Friday, May 13, 2011

ULFA Leader To Visit Dhaka To Discuss With Anup Chetia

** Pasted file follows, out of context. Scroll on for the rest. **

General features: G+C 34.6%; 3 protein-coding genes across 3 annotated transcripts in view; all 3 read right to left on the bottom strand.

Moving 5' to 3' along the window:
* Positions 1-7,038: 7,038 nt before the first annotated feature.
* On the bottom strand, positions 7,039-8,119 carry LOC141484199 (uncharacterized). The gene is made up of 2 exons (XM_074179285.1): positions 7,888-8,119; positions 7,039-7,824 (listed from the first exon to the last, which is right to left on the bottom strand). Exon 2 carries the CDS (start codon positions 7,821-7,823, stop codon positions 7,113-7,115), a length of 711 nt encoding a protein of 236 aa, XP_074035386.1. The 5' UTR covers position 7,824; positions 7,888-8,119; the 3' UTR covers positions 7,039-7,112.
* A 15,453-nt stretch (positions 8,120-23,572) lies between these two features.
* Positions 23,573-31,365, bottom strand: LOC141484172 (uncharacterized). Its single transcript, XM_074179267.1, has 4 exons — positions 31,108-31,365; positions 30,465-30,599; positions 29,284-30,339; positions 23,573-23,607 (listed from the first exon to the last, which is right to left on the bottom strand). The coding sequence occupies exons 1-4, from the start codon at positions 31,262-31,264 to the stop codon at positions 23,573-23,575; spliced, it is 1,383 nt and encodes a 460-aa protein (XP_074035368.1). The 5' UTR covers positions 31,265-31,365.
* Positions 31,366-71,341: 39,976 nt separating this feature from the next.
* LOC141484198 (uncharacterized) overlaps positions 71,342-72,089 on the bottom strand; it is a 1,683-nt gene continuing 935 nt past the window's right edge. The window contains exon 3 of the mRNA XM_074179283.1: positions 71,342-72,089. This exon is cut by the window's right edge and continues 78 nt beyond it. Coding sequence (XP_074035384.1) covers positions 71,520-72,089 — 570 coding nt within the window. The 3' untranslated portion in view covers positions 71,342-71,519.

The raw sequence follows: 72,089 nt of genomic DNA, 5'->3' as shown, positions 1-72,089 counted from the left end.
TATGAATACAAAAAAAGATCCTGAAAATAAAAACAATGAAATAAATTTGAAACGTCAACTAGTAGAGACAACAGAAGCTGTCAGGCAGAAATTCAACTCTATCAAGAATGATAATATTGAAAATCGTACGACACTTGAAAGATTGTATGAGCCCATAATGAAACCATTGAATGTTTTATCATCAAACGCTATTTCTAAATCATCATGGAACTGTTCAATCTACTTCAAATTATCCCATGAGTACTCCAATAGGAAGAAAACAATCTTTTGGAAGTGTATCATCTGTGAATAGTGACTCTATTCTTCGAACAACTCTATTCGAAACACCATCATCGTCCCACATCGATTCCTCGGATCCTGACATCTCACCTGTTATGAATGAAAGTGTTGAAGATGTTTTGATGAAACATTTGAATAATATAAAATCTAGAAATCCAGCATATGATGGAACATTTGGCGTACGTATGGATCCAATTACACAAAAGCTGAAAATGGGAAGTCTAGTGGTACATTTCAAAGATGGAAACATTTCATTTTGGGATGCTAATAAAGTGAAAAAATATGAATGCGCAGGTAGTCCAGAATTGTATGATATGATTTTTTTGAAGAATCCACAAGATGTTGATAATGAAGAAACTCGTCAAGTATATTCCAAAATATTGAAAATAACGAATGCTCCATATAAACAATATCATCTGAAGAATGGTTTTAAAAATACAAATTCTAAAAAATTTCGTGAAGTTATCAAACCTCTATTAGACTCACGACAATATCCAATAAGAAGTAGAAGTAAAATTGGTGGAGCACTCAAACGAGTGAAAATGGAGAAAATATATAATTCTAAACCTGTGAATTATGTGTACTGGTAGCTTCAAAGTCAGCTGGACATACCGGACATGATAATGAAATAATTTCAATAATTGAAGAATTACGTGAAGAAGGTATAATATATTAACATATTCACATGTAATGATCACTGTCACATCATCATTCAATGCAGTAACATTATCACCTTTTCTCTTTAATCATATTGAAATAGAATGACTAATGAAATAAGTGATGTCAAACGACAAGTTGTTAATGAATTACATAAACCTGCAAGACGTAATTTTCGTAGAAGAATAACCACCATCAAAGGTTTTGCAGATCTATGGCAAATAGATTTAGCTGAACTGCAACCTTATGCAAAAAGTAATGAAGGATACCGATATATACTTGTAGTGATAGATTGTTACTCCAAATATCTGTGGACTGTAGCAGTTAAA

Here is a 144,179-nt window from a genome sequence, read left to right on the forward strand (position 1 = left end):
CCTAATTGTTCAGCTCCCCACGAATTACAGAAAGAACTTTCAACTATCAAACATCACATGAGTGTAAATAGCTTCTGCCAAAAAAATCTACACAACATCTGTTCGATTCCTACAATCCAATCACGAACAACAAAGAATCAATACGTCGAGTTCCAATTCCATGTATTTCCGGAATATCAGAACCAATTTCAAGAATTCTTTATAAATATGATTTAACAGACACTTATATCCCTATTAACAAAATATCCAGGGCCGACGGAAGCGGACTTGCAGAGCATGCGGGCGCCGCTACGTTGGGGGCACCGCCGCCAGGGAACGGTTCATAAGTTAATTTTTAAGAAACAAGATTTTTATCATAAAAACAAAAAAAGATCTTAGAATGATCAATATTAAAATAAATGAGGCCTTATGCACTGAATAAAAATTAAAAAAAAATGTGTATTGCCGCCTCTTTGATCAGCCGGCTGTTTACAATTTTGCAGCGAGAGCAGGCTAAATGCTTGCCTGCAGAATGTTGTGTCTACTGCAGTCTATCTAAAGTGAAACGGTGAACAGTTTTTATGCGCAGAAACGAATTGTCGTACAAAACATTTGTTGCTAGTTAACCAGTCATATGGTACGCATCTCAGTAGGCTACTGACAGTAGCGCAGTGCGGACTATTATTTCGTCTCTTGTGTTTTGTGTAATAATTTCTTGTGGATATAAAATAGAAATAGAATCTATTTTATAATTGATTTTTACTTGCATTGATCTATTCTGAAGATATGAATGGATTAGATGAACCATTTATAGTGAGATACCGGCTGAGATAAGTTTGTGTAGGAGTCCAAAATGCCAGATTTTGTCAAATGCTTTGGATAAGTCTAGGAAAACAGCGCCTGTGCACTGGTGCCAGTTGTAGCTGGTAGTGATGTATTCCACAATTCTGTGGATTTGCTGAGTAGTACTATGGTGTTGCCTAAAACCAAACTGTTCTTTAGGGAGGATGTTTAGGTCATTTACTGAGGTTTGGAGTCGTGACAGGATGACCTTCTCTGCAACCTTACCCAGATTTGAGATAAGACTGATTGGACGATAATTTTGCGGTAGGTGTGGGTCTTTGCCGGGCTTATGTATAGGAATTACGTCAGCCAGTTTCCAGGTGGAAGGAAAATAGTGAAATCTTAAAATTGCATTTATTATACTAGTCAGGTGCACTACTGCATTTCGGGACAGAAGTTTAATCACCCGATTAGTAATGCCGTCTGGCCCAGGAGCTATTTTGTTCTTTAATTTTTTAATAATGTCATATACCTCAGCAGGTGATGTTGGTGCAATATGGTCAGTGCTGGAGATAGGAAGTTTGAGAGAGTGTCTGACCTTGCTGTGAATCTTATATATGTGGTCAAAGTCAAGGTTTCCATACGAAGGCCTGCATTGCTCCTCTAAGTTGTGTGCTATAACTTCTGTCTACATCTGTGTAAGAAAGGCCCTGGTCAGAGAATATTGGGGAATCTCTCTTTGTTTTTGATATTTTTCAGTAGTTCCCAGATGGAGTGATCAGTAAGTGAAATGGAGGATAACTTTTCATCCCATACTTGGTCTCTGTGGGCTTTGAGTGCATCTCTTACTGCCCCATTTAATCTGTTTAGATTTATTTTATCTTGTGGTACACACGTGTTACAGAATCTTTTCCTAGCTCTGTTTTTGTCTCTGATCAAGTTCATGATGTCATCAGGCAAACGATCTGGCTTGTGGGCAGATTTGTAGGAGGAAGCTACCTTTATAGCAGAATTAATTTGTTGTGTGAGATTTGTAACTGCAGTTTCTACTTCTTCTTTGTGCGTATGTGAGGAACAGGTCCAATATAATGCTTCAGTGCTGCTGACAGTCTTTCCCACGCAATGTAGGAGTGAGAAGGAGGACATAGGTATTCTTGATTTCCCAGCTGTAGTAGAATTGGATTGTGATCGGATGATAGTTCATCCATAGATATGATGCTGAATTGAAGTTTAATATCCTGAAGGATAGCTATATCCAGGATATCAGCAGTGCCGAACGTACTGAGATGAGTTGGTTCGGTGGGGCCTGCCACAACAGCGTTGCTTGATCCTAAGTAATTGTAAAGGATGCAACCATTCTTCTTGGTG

Despite tremendous pressure from India to hand over Anup Chetia, self-styled general secretary of the separatist outfit United Liberation Front of Assam (ULFA) of the Indian state of Assam, who has been in `protective custody’ in Bangladesh, the government could not able to do this as there is no extradition treaty between Bangladesh and India. But many other ULFA leaders, who were arrested in Bangladesh, were handed over to the Indian law enforcement agencies clandestinely without producing them before the court. There are widespread allegations that Awami League-led government has been more than accommodative of Indian interests, handed over all other ULFA leaders including its chairman Arabinda Rajkhowa, who were in Bangladesh. It was also alleged that after coming to power in January 2009 ,  Awami League government has allowed Indian intelligence agencies to carry out operations in Dhaka and elsewhere in the country to arrest ULFA leaders. As the situation did not improve in Assam even after arrest of ULFA leaders and armed confrontation, the government of India took a policy of resolving the issue through negotiation with the secessionist leaders and ULFA has prepared a charter of demands and now Bangladesh government is ready to give access to someone from ULFA to meet Anup Chetia in order to obtain his consent to go ahead with the peace talks. Following the signal from Dhaka, at least one leader from among the eight leaders of ULFA engaged in peace efforts with the Central government of India will visit Dhaka. The purpose is to try and include Chetia in the talks. ULFA chairman Arabinda Rajkhowa and several others joined the peace initiative after visiting New Delhi in February 2011. Formal talks are yet to begin. Anup Chetia was arrested in Dhaka on December 21 , 1997 and sentenced to seven years imprisonment for illegal entry and possession of firearms. When his prison term ended, he refused to return to India and sought political asylum. He also requested for refugee status to the United Nations in 2008. Since then he remained in protective custody. Sources in Assam said the charter of demands was primarily prepared by the pro-ULFA intellectuals and submitted to the ULFA high Command. The charter did not include the demand for Assam’s sovereignty for which the secessionist outfit carrying out their struggle for three decades. But the framers of the charter claim that if the center fulfill the demands incorporated in the charter, Assam would enjoy greater autonomy and get special status like Jammu and Kashmir. Chetia is seen in the group as close to Paresh Barua who is not only the commander chief of ULFA, but reported to have emerged as a major arms dealer in Southeast Asia. Anup Chetia’s inclusion in the talks would reduce the chances of divergent views coming to the fore later and could help the outfit reach a lasting solution. But Assam Gano Parishad predicted that peace talks will be a futile exercise without the participation of Paresh Barua, who still wields all power in the secessionist outfit. He is reported mobilizing strength from his safe sanctuary along the Myanmar border.